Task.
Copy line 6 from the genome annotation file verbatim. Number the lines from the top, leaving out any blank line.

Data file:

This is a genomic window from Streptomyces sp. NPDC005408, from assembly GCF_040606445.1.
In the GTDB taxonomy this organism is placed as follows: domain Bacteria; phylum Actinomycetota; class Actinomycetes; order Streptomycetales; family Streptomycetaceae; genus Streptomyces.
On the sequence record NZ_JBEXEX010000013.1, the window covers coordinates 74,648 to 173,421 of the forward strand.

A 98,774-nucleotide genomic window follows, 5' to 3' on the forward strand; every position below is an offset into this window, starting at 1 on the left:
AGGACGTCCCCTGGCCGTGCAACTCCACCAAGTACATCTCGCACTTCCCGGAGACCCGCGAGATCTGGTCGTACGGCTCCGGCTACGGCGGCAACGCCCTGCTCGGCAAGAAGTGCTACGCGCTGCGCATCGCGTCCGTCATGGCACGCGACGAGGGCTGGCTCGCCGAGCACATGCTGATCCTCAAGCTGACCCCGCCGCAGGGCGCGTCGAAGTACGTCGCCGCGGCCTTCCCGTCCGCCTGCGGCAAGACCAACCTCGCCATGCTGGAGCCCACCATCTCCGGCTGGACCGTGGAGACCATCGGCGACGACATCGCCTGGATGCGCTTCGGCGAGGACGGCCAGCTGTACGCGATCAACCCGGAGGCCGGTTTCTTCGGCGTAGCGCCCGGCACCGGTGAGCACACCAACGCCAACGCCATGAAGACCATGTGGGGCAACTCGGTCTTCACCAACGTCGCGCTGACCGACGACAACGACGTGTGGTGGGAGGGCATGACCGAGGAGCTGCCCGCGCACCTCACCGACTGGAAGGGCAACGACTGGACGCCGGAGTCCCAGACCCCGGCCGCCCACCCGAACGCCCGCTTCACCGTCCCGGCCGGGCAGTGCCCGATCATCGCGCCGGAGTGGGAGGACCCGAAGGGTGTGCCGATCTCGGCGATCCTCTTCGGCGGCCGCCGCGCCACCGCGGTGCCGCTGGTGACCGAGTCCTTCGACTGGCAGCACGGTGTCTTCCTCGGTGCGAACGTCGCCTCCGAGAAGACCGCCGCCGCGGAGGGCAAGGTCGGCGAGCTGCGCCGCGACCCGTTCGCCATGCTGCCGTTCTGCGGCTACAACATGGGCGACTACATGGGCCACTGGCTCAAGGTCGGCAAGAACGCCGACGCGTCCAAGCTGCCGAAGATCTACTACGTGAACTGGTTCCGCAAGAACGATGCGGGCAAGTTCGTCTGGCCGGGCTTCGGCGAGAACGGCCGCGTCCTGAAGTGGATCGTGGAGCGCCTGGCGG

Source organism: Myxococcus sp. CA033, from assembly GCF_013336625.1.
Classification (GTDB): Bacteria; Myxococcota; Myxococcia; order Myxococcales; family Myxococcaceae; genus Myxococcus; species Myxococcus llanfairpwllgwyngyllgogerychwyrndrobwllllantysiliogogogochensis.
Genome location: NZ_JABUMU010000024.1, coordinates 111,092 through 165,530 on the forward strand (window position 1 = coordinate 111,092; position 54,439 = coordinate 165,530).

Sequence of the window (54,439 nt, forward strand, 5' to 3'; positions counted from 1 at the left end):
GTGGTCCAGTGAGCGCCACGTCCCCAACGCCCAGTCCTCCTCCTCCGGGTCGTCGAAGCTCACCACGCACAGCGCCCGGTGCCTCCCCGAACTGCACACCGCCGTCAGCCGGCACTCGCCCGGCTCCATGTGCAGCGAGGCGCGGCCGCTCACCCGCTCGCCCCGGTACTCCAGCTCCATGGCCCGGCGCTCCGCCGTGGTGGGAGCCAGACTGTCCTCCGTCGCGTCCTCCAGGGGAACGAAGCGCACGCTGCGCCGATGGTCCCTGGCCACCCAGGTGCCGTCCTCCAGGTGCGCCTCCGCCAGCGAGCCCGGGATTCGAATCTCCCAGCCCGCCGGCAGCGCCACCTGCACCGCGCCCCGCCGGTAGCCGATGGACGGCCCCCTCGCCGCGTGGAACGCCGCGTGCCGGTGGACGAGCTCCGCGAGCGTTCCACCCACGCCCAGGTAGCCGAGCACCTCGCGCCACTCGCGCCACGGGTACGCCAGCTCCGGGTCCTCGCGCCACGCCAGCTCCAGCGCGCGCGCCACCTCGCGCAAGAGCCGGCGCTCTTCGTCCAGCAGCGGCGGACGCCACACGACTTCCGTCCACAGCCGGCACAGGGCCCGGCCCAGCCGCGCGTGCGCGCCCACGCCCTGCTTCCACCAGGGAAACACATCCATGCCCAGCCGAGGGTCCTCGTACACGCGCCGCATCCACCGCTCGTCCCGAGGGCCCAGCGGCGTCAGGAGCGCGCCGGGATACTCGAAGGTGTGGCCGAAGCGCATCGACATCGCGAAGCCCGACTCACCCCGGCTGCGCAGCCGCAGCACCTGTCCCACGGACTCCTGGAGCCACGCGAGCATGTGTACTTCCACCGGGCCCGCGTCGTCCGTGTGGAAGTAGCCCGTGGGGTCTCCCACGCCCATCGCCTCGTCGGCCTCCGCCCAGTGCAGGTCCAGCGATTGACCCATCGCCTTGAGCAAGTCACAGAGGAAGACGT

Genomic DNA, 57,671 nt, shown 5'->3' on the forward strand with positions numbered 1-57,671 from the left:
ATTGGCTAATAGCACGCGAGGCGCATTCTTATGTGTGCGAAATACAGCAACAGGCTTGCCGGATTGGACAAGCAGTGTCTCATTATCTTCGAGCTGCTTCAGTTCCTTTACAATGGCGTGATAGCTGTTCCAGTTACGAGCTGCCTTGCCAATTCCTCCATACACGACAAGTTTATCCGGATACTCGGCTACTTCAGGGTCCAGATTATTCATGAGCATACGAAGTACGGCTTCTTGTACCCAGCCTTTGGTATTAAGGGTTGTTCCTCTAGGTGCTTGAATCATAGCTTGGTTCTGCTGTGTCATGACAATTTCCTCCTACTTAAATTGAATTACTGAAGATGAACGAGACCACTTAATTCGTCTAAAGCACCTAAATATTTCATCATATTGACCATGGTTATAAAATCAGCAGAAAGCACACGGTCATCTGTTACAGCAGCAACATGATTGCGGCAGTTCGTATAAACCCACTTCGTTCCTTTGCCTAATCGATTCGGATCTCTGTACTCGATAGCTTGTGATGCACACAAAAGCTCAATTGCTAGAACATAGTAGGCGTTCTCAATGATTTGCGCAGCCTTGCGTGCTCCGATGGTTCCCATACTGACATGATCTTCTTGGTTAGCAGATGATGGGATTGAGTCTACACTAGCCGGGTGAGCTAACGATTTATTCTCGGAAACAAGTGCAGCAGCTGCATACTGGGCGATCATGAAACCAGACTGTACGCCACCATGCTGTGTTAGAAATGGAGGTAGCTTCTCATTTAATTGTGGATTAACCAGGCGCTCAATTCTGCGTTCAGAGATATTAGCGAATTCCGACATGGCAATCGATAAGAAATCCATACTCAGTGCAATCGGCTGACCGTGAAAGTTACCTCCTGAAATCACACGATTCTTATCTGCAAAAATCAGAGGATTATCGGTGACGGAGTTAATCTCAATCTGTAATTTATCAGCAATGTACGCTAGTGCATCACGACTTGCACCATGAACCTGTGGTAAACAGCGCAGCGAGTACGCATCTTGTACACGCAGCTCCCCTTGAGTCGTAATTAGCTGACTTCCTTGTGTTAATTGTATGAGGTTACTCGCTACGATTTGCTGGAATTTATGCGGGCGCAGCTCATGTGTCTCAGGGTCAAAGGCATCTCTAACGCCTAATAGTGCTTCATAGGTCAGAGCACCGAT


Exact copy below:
Source organism: Myxococcus sp. CA033, from assembly GCF_013336625.1.